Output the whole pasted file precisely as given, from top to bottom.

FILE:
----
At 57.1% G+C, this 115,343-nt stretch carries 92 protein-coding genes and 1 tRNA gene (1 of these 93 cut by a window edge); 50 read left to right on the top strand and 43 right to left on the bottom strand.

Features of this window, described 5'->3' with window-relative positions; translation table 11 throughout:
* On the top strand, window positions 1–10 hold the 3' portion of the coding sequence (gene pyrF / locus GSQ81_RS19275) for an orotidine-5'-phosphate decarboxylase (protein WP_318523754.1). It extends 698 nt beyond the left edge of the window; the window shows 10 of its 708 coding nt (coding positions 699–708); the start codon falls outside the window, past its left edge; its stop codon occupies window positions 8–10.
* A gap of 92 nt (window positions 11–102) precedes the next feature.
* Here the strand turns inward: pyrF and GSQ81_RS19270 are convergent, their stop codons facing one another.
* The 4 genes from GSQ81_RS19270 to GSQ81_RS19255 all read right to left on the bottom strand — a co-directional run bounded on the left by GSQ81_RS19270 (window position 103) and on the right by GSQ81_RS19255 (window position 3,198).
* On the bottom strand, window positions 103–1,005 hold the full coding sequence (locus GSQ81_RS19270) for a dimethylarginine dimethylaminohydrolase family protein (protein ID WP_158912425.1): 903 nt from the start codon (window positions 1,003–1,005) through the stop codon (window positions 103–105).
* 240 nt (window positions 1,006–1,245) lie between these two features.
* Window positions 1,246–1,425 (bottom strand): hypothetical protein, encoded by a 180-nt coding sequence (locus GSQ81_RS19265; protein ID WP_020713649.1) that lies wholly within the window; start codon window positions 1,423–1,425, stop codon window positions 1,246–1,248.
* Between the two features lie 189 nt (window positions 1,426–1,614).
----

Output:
At 57.1% G+C, this 115,343-nt stretch carries 92 protein-coding genes and 1 tRNA gene (1 of these 93 cut by a window edge); 50 read left to right on the top strand and 43 right to left on the bottom strand.

Features of this window, described 5'->3' with window-relative positions; translation table 11 throughout:
* On the top strand, window positions 1–10 hold the 3' portion of the coding sequence (gene pyrF / locus GSQ81_RS19275) for an orotidine-5'-phosphate decarboxylase (protein WP_318523754.1). It extends 698 nt beyond the left edge of the window; the window shows 10 of its 708 coding nt (coding positions 699–708); the start codon falls outside the window, past its left edge; its stop codon occupies window positions 8–10.
* A gap of 92 nt (window positions 11–102) precedes the next feature.
* Here the strand turns inward: pyrF and GSQ81_RS19270 are convergent, their stop codons facing one another.
* The 4 genes from GSQ81_RS19270 to GSQ81_RS19255 all read right to left on the bottom strand — a co-directional run bounded on the left by GSQ81_RS19270 (window position 103) and on the right by GSQ81_RS19255 (window position 3,198).
* On the bottom strand, window positions 103–1,005 hold the full coding sequence (locus GSQ81_RS19270) for a dimethylarginine dimethylaminohydrolase family protein (protein ID WP_158912425.1): 903 nt from the start codon (window positions 1,003–1,005) through the stop codon (window positions 103–105).
* 240 nt (window positions 1,006–1,245) lie between these two features.
* Window positions 1,246–1,425 (bottom strand): hypothetical protein, encoded by a 180-nt coding sequence (locus GSQ81_RS19265; protein ID WP_020713649.1) that lies wholly within the window; start codon window positions 1,423–1,425, stop codon window positions 1,246–1,248.
* Between the two features lie 189 nt (window positions 1,426–1,614).